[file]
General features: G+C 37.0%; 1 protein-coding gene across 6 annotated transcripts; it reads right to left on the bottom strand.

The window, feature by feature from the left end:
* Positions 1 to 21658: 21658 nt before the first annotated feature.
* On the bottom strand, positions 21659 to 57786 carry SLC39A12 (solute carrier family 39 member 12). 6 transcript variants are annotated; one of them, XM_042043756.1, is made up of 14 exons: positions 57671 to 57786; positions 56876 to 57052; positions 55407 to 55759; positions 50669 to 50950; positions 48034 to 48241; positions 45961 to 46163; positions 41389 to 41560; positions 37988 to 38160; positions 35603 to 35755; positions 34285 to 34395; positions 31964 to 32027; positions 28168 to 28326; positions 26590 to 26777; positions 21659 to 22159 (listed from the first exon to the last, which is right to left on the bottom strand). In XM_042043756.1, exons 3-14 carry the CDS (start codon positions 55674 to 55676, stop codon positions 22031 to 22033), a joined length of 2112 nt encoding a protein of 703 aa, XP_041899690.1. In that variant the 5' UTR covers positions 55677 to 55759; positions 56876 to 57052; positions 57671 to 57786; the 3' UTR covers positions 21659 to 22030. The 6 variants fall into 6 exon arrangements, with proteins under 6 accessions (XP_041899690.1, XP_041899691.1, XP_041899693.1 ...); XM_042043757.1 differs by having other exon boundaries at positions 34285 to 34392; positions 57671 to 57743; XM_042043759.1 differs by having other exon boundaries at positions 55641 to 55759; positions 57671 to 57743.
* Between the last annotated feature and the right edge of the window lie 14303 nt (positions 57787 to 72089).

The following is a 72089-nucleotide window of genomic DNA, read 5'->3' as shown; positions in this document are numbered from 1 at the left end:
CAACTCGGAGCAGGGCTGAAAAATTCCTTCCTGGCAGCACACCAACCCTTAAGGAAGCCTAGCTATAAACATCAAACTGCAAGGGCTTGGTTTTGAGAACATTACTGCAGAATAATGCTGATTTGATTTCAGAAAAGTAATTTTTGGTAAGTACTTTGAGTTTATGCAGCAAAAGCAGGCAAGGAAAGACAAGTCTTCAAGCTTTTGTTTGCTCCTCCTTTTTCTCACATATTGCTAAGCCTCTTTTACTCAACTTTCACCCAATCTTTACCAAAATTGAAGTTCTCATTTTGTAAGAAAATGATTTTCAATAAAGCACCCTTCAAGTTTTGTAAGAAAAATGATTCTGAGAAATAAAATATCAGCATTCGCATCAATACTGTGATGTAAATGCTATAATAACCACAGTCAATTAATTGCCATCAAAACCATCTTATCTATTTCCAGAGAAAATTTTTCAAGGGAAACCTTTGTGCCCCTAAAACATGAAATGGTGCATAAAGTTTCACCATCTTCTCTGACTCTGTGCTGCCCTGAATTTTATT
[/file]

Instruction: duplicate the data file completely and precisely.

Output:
General features: G+C 37.0%; 1 protein-coding gene across 6 annotated transcripts; it reads right to left on the bottom strand.

The window, feature by feature from the left end:
* Positions 1 to 21658: 21658 nt before the first annotated feature.
* On the bottom strand, positions 21659 to 57786 carry SLC39A12 (solute carrier family 39 member 12). 6 transcript variants are annotated; one of them, XM_042043756.1, is made up of 14 exons: positions 57671 to 57786; positions 56876 to 57052; positions 55407 to 55759; positions 50669 to 50950; positions 48034 to 48241; positions 45961 to 46163; positions 41389 to 41560; positions 37988 to 38160; positions 35603 to 35755; positions 34285 to 34395; positions 31964 to 32027; positions 28168 to 28326; positions 26590 to 26777; positions 21659 to 22159 (listed from the first exon to the last, which is right to left on the bottom strand). In XM_042043756.1, exons 3-14 carry the CDS (start codon positions 55674 to 55676, stop codon positions 22031 to 22033), a joined length of 2112 nt encoding a protein of 703 aa, XP_041899690.1. In that variant the 5' UTR covers positions 55677 to 55759; positions 56876 to 57052; positions 57671 to 57786; the 3' UTR covers positions 21659 to 22030. The 6 variants fall into 6 exon arrangements, with proteins under 6 accessions (XP_041899690.1, XP_041899691.1, XP_041899693.1 ...); XM_042043757.1 differs by having other exon boundaries at positions 34285 to 34392; positions 57671 to 57743; XM_042043759.1 differs by having other exon boundaries at positions 55641 to 55759; positions 57671 to 57743.
* Between the last annotated feature and the right edge of the window lie 14303 nt (positions 57787 to 72089).

The following is a 72089-nucleotide window of genomic DNA, read 5'->3' as shown; positions in this document are numbered from 1 at the left end:
CAACTCGGAGCAGGGCTGAAAAATTCCTTCCTGGCAGCACACCAACCCTTAAGGAAGCCTAGCTATAAACATCAAACTGCAAGGGCTTGGTTTTGAGAACATTACTGCAGAATAATGCTGATTTGATTTCAGAAAAGTAATTTTTGGTAAGTACTTTGAGTTTATGCAGCAAAAGCAGGCAAGGAAAGACAAGTCTTCAAGCTTTTGTTTGCTCCTCCTTTTTCTCACATATTGCTAAGCCTCTTTTACTCAACTTTCACCCAATCTTTACCAAAATTGAAGTTCTCATTTTGTAAGAAAATGATTTTCAATAAAGCACCCTTCAAGTTTTGTAAGAAAAATGATTCTGAGAAATAAAATATCAGCATTCGCATCAATACTGTGATGTAAATGCTATAATAACCACAGTCAATTAATTGCCATCAAAACCATCTTATCTATTTCCAGAGAAAATTTTTCAAGGGAAACCTTTGTGCCCCTAAAACATGAAATGGTGCATAAAGTTTCACCATCTTCTCTGACTCTGTGCTGCCCTGAATTTTATT